Fellow overland adventurer and friend of The Adventure Portal, John Rainey took his rig, a 2010 Jeep Wrangler towing a Turtleback trailer with a buddy and traversed the Rubicon. Here is what he reported.
Rubicon Trail Trip Report
“The Rubicon Trail is everything you have ever read about, and more. There is something for everybody, smooth granite, dirt trails, potential water crossings, beautiful views and rocks, lots and lots of rocks. Two Jeeps, a 2010 Wrangler with Turtleback trailer (yes, I pulled my Turtleback all the way up the trail!) and a 1998 Grand Cherokee, departed Phoenix, AZ on a Friday morning and decided to take the scenic route, I-10 to CA 395 toward Lake Tahoe. We took 2 days to get there with a stop up an old dirt road for camping Friday night outside Bishop, CA.”
“We opted to run the Rubicon Trail from Georgetown to Lake Tahoe. This is considered the more ‘traditional’ direction. It can be run in the opposite direction, but you will be against ‘traffic’ on some of the bigger hills (Cadillac, Big Sluice) and they are narrow, so keep an eye out down the trail and plan ahead for spots to let people pass. In Georgetown we picked up ice and fuel and headed off for an overnight stop and adult beverage at Uncle Tom’s Cabin. This is a must-see location and a great place to camp before you hit the trail first thing in the morning. They allow camping at no charge on their property and even have places for two rigs if you contact them ahead of time.”
“On Sunday morning, we headed out the the trail head. We decided to intersect with the ‘official’ Rubicon Trail via Wentworth Road. This added about 2 to 3 miles to the trail length, but we were in no hurry.”
NOTE: “Make sure you download some good trail/road maps. I used an app on my iPhone called Gaia GPS and downloaded a few different tracks and topo maps. The roads and trails, including the Rubicon Trail, can be very poorly marked. There are yellow reflectors on parts of the trails, but they are spaced at times and can be hard to see. We had a light rain shower and the black tire tracks we were following completely disappeared.”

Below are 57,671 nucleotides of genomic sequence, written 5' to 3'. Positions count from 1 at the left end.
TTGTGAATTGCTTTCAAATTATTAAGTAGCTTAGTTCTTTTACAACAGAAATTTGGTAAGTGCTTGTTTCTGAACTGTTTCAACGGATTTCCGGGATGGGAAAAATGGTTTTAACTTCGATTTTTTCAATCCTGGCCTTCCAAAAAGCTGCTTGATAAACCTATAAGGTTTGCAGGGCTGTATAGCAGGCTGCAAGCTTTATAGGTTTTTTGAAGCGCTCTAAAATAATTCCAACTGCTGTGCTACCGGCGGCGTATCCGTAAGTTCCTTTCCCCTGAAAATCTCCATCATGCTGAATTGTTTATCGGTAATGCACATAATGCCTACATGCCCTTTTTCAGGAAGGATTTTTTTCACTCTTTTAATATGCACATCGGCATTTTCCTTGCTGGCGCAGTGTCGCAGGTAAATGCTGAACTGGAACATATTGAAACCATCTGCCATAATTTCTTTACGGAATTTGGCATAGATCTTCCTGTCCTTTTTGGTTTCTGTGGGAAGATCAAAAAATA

“Just short of Buck Island Lake we had our only major issue on the trail. The Grand Cherokee had a flexible brake line come loose, catch on the lugs of the tire and rip off the hard line. We were able to cap the line using some epoxy, but with only half the front brakes working, the Jeep was not safe to drive. Early Monday morning the other Jeep headed back up the trail and was able to find a replacement in Auburn and be back at our impromptu camp by 3 pm. By 4 pm, we had the line installed and the system bled and we were ready to roll.
“Tuesday morning we were back on the trail and made it to Rubicon Springs, found a wonderful camp spot next to the creek and set up camp. We spent Wednesday doing some exploring and resting. Thursday morning we made the trek up Cadillac Hill and out to the real world.”
General Observations/Opinions about the Rubicon Trail
- “I have read on more than one location that this trail can be run on 33-inch tires open/open (front and rear open differentials). I am going to strongly disagree with this. The Jamborees do a good job of stacking the obstacles and putting spotters on all the major hard spots, but even then my opinion is that you need at a minimum 35s, preferably 37- inch tires, upgraded skid plates and one locker to do it (not to mention armor, winch and recovery gear).”
- “Water is plentiful but needs to be filtered for drinking.”
- The Friends of the Rubicon, have done an outstanding job of putting outhouses all along the trail and all over Rubicon Springs. I still carried Wag Bags, but never had to use them.
- You WILL damage/dent something on this trail at some point. Make sure your rig is in good shape and that you have tools and spare parts available if/when needed.
HAVE YOU DRIVEN THE RUBICON TRAIL? TELL US ABOUT YOUR LATEST ADVENTURE IN OUR COMMENTS SECTION BELOW.
Many thanks to John Rainey for the write-up and photos.